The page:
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Global implications of US election results

The people of the United States have voted and the new US President is Donald Trump. While it’s still too early to tell the final outcomes we outline some of the global expectations and implications of this result.


  • The next US President will be Donald Trump.
  • The republicans will retain control of the Senate and House of Representatives.
  • The new administration will take a different approach to trade agreements, however, the future official position is unclear which contributes to short term trade related volatility. Uncertainty tends to dampen both inward foreign and domestic outward investment potentially weakening the dollar which could provide a boost to US exports. 
  • Longer term, the prospect of protectionist policies from the US may impact exporters to the US and invite retaliatory action against US exports, but could also open the way for governments to seek trading relationships with the US.

Understanding Congress

The legislative branch of the US Government is the Congress and is made of two parts: the US Senate and the US House of Representatives. Each state has two US Senators and at least one US Representative; the more residents a state has, the more US Representatives it is allowed. There are 100 US Senators and 435 US Representatives.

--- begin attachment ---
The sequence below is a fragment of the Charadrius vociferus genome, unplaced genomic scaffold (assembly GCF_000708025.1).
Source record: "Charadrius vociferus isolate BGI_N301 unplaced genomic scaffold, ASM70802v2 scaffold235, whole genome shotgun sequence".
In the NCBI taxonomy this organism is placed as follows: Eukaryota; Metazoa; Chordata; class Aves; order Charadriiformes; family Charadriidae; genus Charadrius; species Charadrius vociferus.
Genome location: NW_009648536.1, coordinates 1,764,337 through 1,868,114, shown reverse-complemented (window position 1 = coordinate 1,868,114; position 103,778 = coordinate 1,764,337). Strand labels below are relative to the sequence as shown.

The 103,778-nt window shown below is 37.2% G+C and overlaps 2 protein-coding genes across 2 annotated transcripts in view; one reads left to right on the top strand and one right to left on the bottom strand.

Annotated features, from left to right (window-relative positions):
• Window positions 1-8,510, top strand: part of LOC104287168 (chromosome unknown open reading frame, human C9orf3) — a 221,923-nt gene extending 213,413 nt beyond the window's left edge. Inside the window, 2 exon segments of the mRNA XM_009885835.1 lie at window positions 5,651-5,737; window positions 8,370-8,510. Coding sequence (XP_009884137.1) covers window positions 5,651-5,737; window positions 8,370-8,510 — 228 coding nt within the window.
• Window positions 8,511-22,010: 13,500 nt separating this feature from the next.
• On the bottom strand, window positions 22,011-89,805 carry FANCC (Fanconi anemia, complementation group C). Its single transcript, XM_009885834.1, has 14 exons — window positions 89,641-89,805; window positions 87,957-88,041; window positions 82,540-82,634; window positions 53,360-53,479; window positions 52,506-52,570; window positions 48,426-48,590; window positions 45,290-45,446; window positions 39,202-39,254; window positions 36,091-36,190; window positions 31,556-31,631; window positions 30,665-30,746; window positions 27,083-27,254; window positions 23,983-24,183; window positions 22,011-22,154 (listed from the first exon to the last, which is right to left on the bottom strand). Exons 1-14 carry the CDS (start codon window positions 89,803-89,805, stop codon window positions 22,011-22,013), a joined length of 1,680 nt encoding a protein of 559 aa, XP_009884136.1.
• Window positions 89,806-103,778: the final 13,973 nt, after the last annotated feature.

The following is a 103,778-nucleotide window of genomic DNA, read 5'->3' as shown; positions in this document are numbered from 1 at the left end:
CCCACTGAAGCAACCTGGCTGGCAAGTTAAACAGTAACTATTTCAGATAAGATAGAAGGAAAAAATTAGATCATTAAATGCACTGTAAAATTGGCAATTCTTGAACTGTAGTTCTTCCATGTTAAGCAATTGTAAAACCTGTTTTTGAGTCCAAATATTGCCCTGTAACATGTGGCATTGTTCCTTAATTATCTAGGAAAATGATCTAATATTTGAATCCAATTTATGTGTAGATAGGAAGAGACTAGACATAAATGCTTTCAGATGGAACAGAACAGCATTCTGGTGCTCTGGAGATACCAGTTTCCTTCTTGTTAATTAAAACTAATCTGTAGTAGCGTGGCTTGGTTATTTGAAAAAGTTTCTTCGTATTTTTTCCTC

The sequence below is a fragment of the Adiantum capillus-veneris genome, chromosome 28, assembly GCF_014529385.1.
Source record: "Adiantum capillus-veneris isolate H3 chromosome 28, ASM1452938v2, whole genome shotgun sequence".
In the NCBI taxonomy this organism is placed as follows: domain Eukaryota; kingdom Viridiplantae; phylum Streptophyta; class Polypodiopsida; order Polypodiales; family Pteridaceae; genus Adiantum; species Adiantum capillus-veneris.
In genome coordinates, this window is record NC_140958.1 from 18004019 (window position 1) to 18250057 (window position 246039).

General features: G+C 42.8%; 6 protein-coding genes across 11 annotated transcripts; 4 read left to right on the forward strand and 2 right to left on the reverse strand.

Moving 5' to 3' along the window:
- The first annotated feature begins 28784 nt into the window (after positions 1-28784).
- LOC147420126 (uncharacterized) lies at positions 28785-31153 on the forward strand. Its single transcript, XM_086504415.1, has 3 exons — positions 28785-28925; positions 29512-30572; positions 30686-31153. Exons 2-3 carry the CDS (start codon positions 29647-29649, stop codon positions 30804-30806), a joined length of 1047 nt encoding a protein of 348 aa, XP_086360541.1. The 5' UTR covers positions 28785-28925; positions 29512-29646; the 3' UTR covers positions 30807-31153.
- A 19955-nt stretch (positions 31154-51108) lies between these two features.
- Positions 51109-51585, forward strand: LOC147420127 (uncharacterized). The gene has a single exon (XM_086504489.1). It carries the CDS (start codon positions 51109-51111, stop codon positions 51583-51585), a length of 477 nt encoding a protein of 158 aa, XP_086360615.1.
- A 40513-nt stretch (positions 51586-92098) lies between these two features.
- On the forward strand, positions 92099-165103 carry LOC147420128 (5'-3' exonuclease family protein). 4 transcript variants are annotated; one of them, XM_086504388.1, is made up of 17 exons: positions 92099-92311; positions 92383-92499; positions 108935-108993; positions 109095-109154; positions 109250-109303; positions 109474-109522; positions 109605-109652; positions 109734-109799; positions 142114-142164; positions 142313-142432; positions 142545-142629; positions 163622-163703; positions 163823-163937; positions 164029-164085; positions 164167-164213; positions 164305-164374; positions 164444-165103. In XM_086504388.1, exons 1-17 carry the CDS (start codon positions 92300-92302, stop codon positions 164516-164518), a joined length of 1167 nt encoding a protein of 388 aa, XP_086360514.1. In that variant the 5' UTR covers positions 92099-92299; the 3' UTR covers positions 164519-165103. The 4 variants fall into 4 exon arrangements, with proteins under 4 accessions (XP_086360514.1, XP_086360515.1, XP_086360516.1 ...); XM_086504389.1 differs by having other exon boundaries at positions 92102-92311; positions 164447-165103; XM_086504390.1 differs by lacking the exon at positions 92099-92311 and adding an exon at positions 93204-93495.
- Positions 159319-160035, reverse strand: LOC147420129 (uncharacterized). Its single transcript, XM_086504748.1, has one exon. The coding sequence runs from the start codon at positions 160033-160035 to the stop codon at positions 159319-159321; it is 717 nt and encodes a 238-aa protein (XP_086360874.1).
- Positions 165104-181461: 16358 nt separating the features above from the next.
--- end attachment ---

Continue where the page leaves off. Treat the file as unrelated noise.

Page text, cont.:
The US’s complicated system makes election night a race to secure a majority from the 538 votes in the electoral college, a body of people who represent the states of the US.

The big question beyond the presidency is what will happen in the Republican-controlled Congress. Mr Trump has not hitherto enjoyed absolute support of his Republican party, and it remains to be seen whether his big policies will survive Congress or be diluted or even shelved.

The campaign has been divisive and at times filled with bitter criticism and malice between the candidates. It seems clear that the winners and losers will continue to argue long after the declared election result.

Predicted scenarios

The impacts of the election are sure to be far and wide. We outline some of the influence on politics; trade; markets; and interest rates:

Impact of Congress: